The tricky thing about retirement planning is that it’s hard to predict what the cost of living will look like in 15, 20 or 30 years. You may end up spending $1,000 a month on healthcare due to higher costs and multiple medical issues. Or maybe you won’t even spend half that amount.
But while it can be difficult to estimate your retirement costs when that achievement is decades away, there are steps you can take to plan for your senior years, such as making money from savings and developing an income strategy. And part of the latter should include knowing what role Social Security might play in retirement.
Now many seniors rely on Social Security for the bulk of their retirement income. Some even rely on these features to pay everyone of their living costs once they stop working.
It may be possible for you to get Social Security alone. But whether or not that makes retirement fun is a different story.
How do you want to retire?
The average senior on Social Security today collects $1,663 a month. Now your monthly benefit may be higher, lower or comparable. How much Social Security pays you each month depends on factors including:
- Record your salary, including the number of years worked.
- The age of registration for Social Security.
If you’re a high-income earner, you might be willing to get a more generous monthly benefit of $1,663. Furthermore, if you delay your filing beyond your full retirement age, you can increase your monthly benefit by 8% annually in the process, until age 70.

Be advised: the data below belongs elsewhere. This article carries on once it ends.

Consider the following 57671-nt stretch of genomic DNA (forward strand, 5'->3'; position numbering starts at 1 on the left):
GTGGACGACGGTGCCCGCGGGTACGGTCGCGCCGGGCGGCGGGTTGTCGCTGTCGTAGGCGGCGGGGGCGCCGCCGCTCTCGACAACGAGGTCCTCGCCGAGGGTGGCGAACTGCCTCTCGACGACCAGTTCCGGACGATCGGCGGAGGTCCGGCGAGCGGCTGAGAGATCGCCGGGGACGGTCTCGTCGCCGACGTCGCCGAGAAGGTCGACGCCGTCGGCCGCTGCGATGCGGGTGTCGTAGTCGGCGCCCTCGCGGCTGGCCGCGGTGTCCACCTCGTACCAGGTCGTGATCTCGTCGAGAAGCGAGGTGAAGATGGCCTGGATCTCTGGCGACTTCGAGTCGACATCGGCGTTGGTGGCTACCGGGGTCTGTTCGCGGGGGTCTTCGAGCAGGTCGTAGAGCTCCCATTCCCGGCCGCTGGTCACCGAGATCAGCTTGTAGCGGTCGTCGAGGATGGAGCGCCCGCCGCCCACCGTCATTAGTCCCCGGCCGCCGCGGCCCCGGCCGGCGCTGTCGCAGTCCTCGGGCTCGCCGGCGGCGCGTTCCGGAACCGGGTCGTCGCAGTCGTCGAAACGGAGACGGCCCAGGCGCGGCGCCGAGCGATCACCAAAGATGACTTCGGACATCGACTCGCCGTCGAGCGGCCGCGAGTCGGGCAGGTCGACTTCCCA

So, let’s say you are entitled to a $3,300 monthly benefit because you are getting higher salaries and because of the application delay. If you have modest retirement goals, a paid home, and no major health issues, you may be able to live comfortably on that amount.
But if you’re looking for a monthly benefit that’s closer to what the average life collects today, that’s a different story. Even if you’re content to stay close to home and are mortgage-free, limiting your $1,663 a month could mean having to skimp on basic luxuries, like cable, to cover your basic bills. This is the opposite of what is comfortable.
Thus, the important point is that while it may be possible for some people to maintain a decent standard of living using only Social Security as a source of income, this is generally not recommended. Your best bet is to make an effort to build your own nest egg so that you have an income to supplement these benefits with.
If you were to make $300 a month in a retirement plan over a 30-year period, and your investments were supposed to generate an average annual return of 8%, which is just below the stock market average, you would end up with about $544,000. And that, combined with your average Social Security benefits, can leave you with enough money to enjoy the comfortable senior’s lifestyle you deserve.
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